Poker champion, Annie Duke, wrote an excellent book a couple of years ago called Thinking In Bets. She doesn’t play poker anymore, but when she did, she had a poker club and they were all fellow poker players, including her brother. Their goal was to be honest with each other and say, “Here’s how I handled this situation. What should I have done?” The rule was you could only bring something to the table if you were willing to get that unvarnished feedback. There does have to be that understanding from the get-go and establishing that understanding. Sticking to it is pretty tough.

I’m a big believer in honesty. I think it’s a dominating strategy, especially if you want to build a strong foundation professionally and personally with friends, lovers, family, etc. I do believe that there is diplomacy and politeness. Oftentimes, what people end up saying is, “I’m brutally honest.” I’m like, “That’s code for I’m me versus I’m compassionately honest.” It is a much nicer way.

The one thing that’s always very nice about honesty is you go, “I’m not always going to be happy with what you end up saying but I can trust you.” That becomes a better foundation and how do you invite that level of honesty, which is, “I want you to be honest with me, but I want you to be sensitive to the fact that I might be disappointed or disagree with what you end up having to say.”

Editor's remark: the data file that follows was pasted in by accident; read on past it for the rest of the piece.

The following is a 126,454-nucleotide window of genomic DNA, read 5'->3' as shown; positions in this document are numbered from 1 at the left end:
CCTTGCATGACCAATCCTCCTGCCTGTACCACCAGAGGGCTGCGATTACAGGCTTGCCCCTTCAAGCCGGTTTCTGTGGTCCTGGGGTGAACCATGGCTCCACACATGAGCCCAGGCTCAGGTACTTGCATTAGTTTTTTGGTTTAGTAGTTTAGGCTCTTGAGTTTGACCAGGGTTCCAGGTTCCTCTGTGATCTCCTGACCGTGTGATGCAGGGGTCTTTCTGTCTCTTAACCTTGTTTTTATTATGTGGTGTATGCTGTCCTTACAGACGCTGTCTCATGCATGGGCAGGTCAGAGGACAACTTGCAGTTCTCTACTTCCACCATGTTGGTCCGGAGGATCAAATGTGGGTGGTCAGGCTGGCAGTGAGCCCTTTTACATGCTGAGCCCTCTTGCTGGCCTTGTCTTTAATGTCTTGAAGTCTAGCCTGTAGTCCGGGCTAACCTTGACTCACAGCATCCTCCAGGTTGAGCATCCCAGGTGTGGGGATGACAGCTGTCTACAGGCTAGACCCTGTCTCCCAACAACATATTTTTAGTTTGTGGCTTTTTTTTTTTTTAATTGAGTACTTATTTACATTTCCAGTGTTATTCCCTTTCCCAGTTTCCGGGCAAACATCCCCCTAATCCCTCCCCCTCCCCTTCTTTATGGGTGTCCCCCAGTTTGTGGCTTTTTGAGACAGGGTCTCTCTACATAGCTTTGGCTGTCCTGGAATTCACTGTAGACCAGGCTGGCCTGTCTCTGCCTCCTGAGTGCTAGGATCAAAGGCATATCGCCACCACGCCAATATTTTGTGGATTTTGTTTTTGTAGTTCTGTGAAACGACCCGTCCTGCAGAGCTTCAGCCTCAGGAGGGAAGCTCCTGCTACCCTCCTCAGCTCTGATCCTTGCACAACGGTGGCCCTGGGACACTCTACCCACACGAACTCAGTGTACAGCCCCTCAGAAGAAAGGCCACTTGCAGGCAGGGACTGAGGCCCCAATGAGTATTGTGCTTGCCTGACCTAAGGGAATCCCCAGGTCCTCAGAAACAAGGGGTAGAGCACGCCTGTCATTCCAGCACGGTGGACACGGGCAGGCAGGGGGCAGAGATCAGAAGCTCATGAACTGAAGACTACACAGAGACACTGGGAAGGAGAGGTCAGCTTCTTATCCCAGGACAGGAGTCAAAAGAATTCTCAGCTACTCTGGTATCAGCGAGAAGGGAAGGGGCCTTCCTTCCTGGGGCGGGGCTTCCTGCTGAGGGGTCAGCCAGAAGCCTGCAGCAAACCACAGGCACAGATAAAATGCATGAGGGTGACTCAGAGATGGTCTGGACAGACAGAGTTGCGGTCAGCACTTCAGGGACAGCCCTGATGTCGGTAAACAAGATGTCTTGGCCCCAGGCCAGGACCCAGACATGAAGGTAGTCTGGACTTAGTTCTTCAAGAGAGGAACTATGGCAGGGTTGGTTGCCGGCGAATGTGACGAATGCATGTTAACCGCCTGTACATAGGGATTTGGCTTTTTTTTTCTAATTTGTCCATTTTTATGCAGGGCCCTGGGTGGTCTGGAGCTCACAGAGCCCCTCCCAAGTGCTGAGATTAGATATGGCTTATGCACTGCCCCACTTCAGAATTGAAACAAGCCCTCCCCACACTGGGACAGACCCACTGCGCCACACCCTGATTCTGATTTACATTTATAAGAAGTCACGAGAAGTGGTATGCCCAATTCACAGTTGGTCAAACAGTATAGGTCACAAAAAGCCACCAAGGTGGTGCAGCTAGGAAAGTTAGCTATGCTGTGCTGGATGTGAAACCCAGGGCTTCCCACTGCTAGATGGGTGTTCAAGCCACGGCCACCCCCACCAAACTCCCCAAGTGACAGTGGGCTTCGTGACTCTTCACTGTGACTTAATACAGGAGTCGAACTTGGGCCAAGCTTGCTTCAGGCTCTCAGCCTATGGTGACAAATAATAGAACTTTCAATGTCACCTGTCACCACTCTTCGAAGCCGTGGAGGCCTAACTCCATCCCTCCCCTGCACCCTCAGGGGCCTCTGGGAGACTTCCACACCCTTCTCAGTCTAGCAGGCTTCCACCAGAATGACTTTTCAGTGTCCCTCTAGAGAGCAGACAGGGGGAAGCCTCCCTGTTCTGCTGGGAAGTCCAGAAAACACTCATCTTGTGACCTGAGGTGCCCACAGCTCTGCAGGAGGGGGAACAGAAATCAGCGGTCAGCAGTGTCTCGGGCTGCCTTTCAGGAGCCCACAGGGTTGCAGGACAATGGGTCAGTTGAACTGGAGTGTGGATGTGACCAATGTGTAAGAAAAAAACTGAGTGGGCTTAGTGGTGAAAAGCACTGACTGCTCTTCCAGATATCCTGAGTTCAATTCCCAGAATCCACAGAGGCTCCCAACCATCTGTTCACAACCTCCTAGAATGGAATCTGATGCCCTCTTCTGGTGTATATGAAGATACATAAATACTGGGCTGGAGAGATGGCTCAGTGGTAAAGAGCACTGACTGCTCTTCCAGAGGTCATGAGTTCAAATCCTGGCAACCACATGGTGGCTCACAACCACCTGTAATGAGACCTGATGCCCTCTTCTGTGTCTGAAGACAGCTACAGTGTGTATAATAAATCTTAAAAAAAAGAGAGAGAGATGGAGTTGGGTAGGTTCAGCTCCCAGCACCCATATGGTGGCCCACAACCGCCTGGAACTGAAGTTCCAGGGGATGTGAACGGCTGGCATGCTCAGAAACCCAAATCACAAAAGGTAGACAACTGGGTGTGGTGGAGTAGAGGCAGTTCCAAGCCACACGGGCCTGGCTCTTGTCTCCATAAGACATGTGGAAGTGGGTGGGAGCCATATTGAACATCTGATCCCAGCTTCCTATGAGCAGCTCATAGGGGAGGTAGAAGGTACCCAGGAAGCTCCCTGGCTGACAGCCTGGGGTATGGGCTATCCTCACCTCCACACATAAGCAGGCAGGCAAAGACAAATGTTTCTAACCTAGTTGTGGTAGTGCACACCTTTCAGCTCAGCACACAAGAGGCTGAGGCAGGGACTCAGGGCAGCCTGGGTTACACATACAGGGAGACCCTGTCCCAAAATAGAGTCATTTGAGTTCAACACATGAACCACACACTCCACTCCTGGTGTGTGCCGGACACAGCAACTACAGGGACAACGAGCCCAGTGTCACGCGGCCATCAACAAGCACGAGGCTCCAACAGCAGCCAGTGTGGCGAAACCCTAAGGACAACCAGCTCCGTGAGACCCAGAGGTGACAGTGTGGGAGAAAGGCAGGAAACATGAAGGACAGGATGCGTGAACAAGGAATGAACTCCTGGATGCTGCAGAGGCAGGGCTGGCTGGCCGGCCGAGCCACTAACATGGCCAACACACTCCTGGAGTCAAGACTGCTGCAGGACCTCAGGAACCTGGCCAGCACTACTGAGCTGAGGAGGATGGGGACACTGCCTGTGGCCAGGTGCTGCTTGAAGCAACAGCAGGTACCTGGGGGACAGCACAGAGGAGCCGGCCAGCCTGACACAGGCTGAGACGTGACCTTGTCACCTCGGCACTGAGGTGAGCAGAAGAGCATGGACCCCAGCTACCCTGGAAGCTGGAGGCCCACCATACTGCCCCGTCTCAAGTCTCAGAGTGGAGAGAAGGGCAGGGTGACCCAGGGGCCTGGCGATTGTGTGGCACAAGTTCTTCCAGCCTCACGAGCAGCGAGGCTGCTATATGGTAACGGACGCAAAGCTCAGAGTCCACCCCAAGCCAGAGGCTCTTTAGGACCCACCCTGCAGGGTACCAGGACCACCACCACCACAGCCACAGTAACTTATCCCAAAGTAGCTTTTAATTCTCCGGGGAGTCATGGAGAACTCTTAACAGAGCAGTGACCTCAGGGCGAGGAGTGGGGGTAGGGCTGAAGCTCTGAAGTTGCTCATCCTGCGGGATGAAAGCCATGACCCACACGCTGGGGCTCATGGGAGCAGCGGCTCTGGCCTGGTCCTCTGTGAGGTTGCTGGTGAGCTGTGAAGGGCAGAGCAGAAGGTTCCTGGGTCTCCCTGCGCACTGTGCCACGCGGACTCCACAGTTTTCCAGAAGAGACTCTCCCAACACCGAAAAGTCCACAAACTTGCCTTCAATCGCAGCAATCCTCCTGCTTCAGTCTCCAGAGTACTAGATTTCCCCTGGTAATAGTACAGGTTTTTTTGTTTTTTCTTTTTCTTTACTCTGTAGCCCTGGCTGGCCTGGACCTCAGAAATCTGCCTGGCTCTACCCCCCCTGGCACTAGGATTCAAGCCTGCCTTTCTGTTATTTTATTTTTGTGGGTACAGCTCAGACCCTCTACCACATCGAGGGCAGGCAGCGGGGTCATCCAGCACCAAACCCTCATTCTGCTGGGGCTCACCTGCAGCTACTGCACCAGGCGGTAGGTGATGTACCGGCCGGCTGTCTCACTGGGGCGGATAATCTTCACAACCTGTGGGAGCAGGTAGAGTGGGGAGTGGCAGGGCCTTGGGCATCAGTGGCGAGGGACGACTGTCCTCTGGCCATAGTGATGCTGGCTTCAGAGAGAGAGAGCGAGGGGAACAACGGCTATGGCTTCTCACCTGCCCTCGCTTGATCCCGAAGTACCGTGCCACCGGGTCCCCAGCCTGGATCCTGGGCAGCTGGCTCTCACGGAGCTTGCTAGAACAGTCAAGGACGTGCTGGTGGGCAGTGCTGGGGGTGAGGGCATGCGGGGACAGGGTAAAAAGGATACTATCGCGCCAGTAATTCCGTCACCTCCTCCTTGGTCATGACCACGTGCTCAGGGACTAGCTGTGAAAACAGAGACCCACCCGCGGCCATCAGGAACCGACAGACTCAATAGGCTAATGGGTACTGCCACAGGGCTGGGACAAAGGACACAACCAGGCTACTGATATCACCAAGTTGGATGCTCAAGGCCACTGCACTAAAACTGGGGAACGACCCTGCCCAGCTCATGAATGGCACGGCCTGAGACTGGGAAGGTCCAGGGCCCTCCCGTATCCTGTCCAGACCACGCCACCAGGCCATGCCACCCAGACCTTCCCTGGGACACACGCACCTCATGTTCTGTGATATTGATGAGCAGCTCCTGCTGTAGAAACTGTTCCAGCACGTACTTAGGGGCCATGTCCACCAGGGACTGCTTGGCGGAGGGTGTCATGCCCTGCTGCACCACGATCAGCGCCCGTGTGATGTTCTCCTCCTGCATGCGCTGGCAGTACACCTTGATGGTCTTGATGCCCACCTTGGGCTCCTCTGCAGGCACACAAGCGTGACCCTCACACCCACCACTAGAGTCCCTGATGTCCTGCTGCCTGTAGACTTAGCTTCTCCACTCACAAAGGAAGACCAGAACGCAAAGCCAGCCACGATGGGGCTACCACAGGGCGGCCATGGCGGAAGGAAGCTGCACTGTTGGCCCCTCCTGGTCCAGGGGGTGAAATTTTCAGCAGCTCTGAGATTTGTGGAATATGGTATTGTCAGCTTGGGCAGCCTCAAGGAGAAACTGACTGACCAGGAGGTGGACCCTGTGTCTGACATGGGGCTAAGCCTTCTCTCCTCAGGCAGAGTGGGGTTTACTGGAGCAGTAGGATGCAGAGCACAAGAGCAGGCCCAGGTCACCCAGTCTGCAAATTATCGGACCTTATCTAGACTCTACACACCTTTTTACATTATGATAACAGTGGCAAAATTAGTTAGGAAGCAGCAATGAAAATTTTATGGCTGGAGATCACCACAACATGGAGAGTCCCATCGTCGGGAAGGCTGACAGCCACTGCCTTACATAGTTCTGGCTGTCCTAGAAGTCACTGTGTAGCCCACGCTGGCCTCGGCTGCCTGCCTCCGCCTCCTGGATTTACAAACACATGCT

We’ve been talking about the social aspect of it. I also want to put in a plug for a book by a woman named Julia Galef called The Scout Mindset. She distinguishes between the scout mindset and the warrior mindset. Both of these ways of thinking are effortful. We’re thinking hard. Usually, if I’m thinking hard, I must be thinking well, but that’s not how it works because oftentimes, we are not thinking carefully in order to get to the truth.

Instead, we’re thinking carefully to get to where we want to be and hold onto the belief and the preconception that we already had. When we’re in that mode, we’re in a warrior mindset. Psychologists call this motivated reasoning or biased reasoning. Scout mindset is when we’re looking for the truth. Those terms are perfect to capture a lot of social psychology research on these topics over the past couple of decades.

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A risk of pursuing intellectual humility is this notion that you go too far in the other direction.

If this intellectual arrogance is knowing it all and if intellectual humility is the opposite of intellectual arrogance, that means that to be intellectually humble, what I need to do is know nothing. The risk here is that if you take it to its extreme, you no longer know whether 1 plus 1 equals 2. My sense is that we confuse intellectual humility with intellectual timidity. There’s a happy medium there somewhere where intellectual humility lies somewhere between these two vices.

These are two opposites, knowing nothing and knowing everything.

These are two of the vices that either end. This goes back to Aristotle’s ideas about virtue ethics. For him, all virtues represent a virtuous mean between two opposing vices.

I can see this as someone who is intellectually timid is also not good company.

You’d know because you’ve had my company.

How do you navigate this? It doesn’t sound to me that thinking that you know nothing comes naturally to people, but you could sway too far if you’re committed to this idea.